When it comes to hyperlinks, what you may likely think about is the HTML anchor tags used in either connecting web pages within your website or linking a web page on a different website. But, did you know you could create hyperlinks within the same web page?
Using html jump links on a web page have its own benefits. Perhaps, it might be one of the features that will instantly improve the User Experience (UX) of your website. This is because html jump links makes it easy for users to locate specific information on a webpage.
One example of a website that uses html jump links to improve usability is Wikipedia. Wikipedia uses jump links to aid users go to specific parts of an article.
What is a Jump Link?
A Jump link is a hyperlink that directs you to a particular section of a web page when clicked on.
Like a normal html link, a jump link can be created in html using texts, images or icons; however, rather than take you to a different web page entirely, a jump link simply directs you to a particular section of the same web page.
How to Create a Jump Link in 3 Simple Steps
To create a jump link, you should have a bit of knowledge on how to use an anchor tag
<a></a>. Other than that, you're good to go!
1. Name the sections
Identify the object or section of the page you want to link using HTML
Assuming you have a table of content comprising of the sub topics you want to write on — each sub topic may also be the starting point of the individual section of your article.
This means that you can choose to give EACH individual sub topic (Only the subtopics that represents the starting point of each section) a UNIQUE
name. That is to say you will end up with
2. Position the chosen identifier
Place your chosen
name in the opening tag of the HTML element you used in enclosing each sub topic
In our case, we will use an
id as our identifier.
3. Create a Link to your table of content or Button
Insert the name of your chosen
id preceded by a "#" symbol into the
href attribute of an anchor tag wrapped around each sub topic representing your table of content.
The anchor will serve as the link to the section of the page and its content.
Examples of how html jump link can be used
Jump Links Using Texts
<a href="#name_of_the_section">Text to link</a>
Jump Links Using an Image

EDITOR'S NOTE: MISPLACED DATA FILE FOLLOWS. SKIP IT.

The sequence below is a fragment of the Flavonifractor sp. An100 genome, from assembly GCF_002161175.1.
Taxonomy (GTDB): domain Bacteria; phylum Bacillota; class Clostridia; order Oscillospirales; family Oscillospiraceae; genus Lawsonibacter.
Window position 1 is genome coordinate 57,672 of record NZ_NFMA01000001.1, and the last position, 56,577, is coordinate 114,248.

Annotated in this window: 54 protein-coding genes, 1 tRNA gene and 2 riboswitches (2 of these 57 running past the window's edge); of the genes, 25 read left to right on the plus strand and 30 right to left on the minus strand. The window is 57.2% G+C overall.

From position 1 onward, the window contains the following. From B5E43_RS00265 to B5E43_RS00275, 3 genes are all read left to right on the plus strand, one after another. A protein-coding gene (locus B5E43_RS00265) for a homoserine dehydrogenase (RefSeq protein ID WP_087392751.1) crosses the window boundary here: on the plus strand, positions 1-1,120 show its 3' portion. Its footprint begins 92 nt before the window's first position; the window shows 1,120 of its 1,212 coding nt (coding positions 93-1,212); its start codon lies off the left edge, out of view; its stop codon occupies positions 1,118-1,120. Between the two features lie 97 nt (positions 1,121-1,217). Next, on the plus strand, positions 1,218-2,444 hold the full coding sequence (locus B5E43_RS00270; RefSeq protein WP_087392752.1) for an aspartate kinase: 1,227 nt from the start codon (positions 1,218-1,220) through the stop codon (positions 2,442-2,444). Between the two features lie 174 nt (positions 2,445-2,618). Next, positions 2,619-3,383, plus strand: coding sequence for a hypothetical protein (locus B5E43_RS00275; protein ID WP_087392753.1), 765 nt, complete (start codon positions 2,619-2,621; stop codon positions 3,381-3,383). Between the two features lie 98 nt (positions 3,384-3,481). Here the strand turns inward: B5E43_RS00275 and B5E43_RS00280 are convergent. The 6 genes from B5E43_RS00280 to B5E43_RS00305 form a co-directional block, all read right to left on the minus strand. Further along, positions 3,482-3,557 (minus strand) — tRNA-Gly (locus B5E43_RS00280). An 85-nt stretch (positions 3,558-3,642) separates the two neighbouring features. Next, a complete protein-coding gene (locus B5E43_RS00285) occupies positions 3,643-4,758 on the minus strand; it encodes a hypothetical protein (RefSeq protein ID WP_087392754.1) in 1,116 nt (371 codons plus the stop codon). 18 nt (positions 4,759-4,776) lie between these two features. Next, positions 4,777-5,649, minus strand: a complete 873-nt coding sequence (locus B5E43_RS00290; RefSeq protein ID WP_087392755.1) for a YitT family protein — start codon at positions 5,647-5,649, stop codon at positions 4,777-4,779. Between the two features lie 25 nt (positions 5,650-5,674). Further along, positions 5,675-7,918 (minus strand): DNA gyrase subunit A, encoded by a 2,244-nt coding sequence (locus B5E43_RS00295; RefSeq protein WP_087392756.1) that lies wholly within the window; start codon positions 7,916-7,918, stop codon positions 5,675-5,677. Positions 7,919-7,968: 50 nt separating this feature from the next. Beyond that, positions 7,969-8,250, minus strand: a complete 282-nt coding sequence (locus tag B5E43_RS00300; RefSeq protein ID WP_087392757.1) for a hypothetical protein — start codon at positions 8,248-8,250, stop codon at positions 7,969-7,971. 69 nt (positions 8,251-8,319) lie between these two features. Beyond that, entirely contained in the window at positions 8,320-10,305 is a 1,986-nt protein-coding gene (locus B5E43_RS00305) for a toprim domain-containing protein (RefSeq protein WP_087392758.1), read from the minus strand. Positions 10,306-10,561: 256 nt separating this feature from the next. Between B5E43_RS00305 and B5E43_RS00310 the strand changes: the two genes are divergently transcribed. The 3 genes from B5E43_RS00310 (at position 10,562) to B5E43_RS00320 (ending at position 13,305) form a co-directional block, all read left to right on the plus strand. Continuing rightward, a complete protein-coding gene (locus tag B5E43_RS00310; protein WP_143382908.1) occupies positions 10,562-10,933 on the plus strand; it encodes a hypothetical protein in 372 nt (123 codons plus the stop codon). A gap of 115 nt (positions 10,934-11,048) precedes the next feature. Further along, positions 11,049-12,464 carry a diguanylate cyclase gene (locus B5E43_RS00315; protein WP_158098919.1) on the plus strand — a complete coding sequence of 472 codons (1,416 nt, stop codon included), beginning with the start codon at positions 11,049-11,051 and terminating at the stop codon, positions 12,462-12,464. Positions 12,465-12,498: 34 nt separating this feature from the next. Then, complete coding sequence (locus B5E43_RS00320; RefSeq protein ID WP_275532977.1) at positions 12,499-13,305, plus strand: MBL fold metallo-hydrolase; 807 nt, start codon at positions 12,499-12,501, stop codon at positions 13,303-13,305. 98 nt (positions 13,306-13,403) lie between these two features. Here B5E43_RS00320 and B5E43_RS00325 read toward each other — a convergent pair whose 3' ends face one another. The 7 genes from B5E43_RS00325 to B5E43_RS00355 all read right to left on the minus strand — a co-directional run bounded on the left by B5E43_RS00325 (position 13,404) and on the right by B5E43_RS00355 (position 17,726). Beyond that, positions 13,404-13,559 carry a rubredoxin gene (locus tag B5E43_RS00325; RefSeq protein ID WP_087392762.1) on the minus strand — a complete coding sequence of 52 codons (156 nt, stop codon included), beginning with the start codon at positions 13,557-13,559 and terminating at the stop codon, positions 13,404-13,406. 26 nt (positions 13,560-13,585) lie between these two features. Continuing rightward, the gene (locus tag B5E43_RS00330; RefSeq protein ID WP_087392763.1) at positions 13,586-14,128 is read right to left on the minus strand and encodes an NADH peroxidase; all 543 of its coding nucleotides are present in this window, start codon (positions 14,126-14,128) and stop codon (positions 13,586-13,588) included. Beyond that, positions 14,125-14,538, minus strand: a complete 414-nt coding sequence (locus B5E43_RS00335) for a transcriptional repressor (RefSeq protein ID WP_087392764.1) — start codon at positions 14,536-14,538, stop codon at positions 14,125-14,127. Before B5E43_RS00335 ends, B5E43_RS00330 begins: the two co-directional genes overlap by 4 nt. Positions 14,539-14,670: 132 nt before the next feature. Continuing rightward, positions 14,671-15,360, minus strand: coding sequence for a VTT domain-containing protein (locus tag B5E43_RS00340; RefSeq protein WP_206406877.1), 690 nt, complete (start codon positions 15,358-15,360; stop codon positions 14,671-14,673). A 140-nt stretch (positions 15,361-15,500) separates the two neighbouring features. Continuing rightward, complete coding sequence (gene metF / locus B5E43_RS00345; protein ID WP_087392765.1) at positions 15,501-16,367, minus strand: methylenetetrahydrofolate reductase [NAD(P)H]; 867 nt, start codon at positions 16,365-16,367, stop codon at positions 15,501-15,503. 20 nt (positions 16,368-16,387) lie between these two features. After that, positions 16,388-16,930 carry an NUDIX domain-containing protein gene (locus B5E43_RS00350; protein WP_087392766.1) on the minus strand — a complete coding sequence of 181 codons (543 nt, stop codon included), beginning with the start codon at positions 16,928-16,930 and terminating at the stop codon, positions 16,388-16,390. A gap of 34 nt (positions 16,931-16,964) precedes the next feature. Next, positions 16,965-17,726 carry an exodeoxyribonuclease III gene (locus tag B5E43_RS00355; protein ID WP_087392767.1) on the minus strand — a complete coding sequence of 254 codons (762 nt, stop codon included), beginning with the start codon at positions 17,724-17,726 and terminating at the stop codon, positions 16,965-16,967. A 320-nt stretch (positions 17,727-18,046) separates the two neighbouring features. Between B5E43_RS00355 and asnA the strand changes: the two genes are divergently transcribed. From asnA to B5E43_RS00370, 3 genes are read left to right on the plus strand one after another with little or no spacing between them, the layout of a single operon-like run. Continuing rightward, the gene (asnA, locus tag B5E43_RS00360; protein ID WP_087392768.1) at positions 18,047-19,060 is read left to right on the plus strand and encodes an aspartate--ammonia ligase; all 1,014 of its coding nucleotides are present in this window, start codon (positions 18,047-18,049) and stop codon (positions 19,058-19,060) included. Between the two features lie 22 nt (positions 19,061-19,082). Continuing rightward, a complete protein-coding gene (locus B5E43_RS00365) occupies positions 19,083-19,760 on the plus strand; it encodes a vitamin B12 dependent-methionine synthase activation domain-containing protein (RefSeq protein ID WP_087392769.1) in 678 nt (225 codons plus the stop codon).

<a href="#name_of_the_section"><img src="example_image.png" alt="Your alt Text" /></a>
Jump Links Using an Icon
<a href="#name_of_the_section"><i class="fa fa-sikademy"></i></a>
Jump Links Using an Absolute URL
Jump Links Using a Relative URL
If you carefully followed these steps, then you should have a fully functional jump link. Otherwise, crosscheck for possible errors.
2 Main Reasons Your Jump Links may not Work Correctly
Sometimes you may discover that after following these steps, your jump links may not work at all or function appropriately. These two common errors may likely be the problem:
Error Caused by Multiple uses of Identifier
Jump links may not work as required if you use more than one "id" or name selector for more than one element.
Solution: Each "id" or "name" tag should be unique.
Error Caused by Misspelling of Identifier
A jump link may not work properly if the link is capitalized or misspelled in such a way that it differs from the unique id.
Solution: Your unique id should be the same as your link. E.g. if the "id" is
my_chosen_id, then the link should also be
Applications and Uses of Jump Links
Create links within a page
Jump links can serve as a very effective and efficient way of structuring the contents on a web page.
Since most web users get turned off by websites without proper structure, it is beneficial to use HTML jump links on a website to improve the "Findability" of information in long-form articles and blog posts.
This, in turn, helps to tweak your website’s structure and performance.
Design a single-page website
Most single-page websites operate using the principle of jump links. That is, each section of the website is simply given a hyperlink pointing to a specific area.
For instance, the navigation of a single-page website may have a link to "about section", "services section", and "address section". When you click the "about" navigation button, it takes you to a section of the web page where the ‘about’ information is located.
The same logic applies to every single navigation button on the page.
Organize glossary and/or table of contents on a web page
Assuming you want to write a long-form article consisting of several topics and contents, a jump link can easily come in handy to facilitate how your intended audience access the article. A more desirable way will be to create a table of content using the subheading that points to the area of the page where the information lies.
For the most part, this single feature will eliminate unnecessary and time-consuming scrolls; thereby, making your article more efficient.
The web is becoming increasingly competitive with several websites competing for readers and relevance.
In order to keep your users satisfied, jump links may come in handy for a quick sectional-navigation of long-form articles.